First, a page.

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"Have You Practiced Yet Today?": Great Ideas That End the "No's"
from the Private Lesson Teachers Resource Index



If you're ready to turn in that tiresome phrase, "Have you practiced yet today?" for ideas that bring genuine enthusiasm to practice time, this article is for you.

Throughout the following ideas, the one basic theme is to end the routine. Not the routine of practicing but the routine of doing the same thing each and every day. Boredom happens when day after day children are presented with static or long range goals. Kids live in the here and now and they need to see goals that are quickly attainable with rewards that are immediate. If these goals are well chosen, not only will they develop a passion for practicing but their productivity during practice will skyrocket.

For all of you parents who have been singing this same song for a very long time, there will come a time when your child is able to play well enough that they will practice for their own enjoyment. Until that blessed day, here are a few ideas that you can try.

Praise Your Child
Praise your child. Instead of nagging them to practice, find some way to acknowledge and support their efforts. Praise them for good posture. Praise them for trying. Let them know how pleased you are about the progress they have made on a particular song. Praise is a wonderful and appreciated thing, and the reward for you and your child will be great.

Designing a Practice Schedule
Designing a practice schedule that is right for your child is an important part of your child's plan for success. Beginners do not need long practice periods to make progress. For elementary grade children, 20 minutes per day is quite sufficient. Beginning trumpet or trombone players, for example, would be well served by a short practice period as their muscles are easily fatigued. Some children may prefer to practice 10 minutes here and 10 minutes there. These short periods may be just what they need to keep things interesting. Practicing every day is ideal though skipping a day here and there will not hurt anything. It may even help to keep your child fresh and excited about playing.

Find Great Music
Music that kids enjoy playing motivates them to go to their instrument to play it. Unfortunately, this simple equation is often overlooked by music instructors who choose to focus heavily on scales, exercises and theory, and pay little attention to what might interest the student. There are many wonderful graded method books full of Disney songs, popular songs and hymns for begininng and intermediate instrumentalists. Also avalible are Book/CD Play Along sets that give your child a chance to play along with a full orchestra, rock band or jazz combo, playing favorites from Disney, the movies, pop culture, and Broadway. Talk to your teacher to see what they recommend.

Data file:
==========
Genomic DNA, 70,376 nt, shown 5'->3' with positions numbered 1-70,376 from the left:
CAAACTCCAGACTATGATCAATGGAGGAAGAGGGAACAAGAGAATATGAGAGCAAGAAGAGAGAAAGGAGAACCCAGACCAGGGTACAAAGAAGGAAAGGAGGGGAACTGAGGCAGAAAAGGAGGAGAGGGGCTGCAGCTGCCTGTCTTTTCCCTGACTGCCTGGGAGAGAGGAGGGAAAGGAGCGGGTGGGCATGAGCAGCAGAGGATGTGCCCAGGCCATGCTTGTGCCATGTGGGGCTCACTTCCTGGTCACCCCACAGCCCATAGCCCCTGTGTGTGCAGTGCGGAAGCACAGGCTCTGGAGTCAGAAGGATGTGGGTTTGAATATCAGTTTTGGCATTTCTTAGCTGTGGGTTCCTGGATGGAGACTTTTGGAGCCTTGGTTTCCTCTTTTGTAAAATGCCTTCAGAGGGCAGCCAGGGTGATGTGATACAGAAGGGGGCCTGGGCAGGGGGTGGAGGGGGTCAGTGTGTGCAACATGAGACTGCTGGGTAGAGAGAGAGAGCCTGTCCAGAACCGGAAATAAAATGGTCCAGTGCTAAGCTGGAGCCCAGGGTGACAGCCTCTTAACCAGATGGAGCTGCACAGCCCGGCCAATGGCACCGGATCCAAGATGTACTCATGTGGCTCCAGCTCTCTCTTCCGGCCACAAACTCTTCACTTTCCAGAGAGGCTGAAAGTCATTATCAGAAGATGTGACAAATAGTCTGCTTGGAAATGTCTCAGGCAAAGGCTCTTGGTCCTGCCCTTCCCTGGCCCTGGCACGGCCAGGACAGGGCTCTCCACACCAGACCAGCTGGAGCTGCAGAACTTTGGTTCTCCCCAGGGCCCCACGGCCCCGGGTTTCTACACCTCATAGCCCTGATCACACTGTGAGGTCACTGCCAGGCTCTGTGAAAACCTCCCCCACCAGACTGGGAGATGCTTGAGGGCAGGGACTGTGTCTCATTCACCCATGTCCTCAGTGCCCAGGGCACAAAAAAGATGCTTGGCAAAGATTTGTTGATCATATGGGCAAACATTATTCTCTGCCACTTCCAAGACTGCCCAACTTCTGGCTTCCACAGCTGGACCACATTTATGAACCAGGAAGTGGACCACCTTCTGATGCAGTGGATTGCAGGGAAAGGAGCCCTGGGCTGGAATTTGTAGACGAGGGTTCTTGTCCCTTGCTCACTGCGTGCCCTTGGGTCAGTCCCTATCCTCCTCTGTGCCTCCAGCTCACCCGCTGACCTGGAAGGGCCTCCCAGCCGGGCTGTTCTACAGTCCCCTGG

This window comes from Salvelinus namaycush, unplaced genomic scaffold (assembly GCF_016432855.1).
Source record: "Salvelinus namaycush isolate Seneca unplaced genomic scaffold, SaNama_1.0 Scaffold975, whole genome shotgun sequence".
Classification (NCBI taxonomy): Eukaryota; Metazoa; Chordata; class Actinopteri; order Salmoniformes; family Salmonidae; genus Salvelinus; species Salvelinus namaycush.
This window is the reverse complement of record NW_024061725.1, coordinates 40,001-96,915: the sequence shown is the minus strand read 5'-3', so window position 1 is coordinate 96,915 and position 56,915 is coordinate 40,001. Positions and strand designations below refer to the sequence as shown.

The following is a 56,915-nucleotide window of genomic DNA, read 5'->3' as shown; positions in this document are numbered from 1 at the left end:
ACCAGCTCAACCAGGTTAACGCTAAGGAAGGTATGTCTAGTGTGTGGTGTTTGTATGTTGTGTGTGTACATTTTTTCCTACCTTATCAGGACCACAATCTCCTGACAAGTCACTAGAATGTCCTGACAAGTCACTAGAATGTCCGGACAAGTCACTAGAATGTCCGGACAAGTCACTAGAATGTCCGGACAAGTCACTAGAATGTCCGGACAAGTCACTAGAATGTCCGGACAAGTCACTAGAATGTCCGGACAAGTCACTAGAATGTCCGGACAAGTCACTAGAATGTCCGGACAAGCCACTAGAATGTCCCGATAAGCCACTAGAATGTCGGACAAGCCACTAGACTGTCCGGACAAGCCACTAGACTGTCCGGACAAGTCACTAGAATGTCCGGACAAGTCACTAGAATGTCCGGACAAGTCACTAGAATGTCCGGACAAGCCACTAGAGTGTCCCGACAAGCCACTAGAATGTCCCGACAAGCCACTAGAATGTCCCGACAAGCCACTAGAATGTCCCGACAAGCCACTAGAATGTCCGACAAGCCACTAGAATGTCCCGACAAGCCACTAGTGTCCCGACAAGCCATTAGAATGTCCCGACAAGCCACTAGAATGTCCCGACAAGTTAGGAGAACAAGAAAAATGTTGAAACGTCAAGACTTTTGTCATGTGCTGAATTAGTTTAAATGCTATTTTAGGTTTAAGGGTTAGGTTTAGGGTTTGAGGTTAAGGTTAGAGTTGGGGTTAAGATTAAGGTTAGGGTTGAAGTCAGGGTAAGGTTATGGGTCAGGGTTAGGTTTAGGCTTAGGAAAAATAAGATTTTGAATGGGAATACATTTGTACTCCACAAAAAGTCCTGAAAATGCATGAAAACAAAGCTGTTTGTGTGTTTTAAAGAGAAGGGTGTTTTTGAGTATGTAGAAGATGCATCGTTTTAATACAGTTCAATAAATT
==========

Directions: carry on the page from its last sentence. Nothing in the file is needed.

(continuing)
Sponsor a Practice Contest
Encourge your private music teacher to schedule a practice contest for all of the students in his/her music studio. Let the students know that the contest will run for a predetermined amount of time (two weeks perhaps). The students will record the time that they practice each day on a practice contest sheet. At the end of the contest the student with the most practice time will win a prize. Finding any one prize that will motivate every student may prove to be a challenge. Suggesting that the winning student may select the prize of their choice up to $25 from an online store may be just the thing to generate some excitement. Kids can go online, choose their prize, and practice like crazy to win it.

Make a Tape
Ask your child to make you a tape to send to grandmother. Have her listen back to it each time she records a song to make sure it was performed well.

Ask Them to Play for You
Ask your son/daughter to play the piece his private music teacher assigned to him this week. Let your child know how much you enjoy hearing their song. Chances are he/she would jump at the chance to please you.

Practice with a Metronome
If your child is more advanced, have them practice with a metronome. Have him/her start the metronome at a slow tempo until they can perform the piece without mistakes. Then move the metronome up a notch and repeat the process. Keep doing this until you reach the tempo at which the piece should be played.

Drill Skills with Free Online Music Theory Resources
If your child is still working on acquiring basic skills such as note naming and rhythm recognition, check out Making Music Fun's Oliver the Octopus Arcade to play two fantastically fun music arcade games that will allow your child to drill these skills.

Sit and Listen
Sit with your child and listen to their pieces. Stopping what you are doing and committing some positive focused time to your child sends a message that is loud and clear; I care about what you are doing and I value you. It may take some patience on your part, epecially if your child is just beginning, but the reward will be lifelong for both your relationship with your child and their commitment to music and learning.

Sticker Charts
A practice chart is a wonderful way to encourage practice time. Kids love to be recognized for their effort, whether it be for specific things like memorizing their scales, or for general things like meeting daily practice goals. Let your child add his/her own sticker each time they achieve their goal. Once your child has met their long term goal, shower them with praise. If that doesn't seem to do the trick, you may have to break out the cookies.

Hold a Recital
Host an informal recital in your home for all the neighborhood kids that play an instrument or sing. Then treat them with cake and ice cream after the recital. Having something to practice for is always a great incentive to practice.

Let's Practice!




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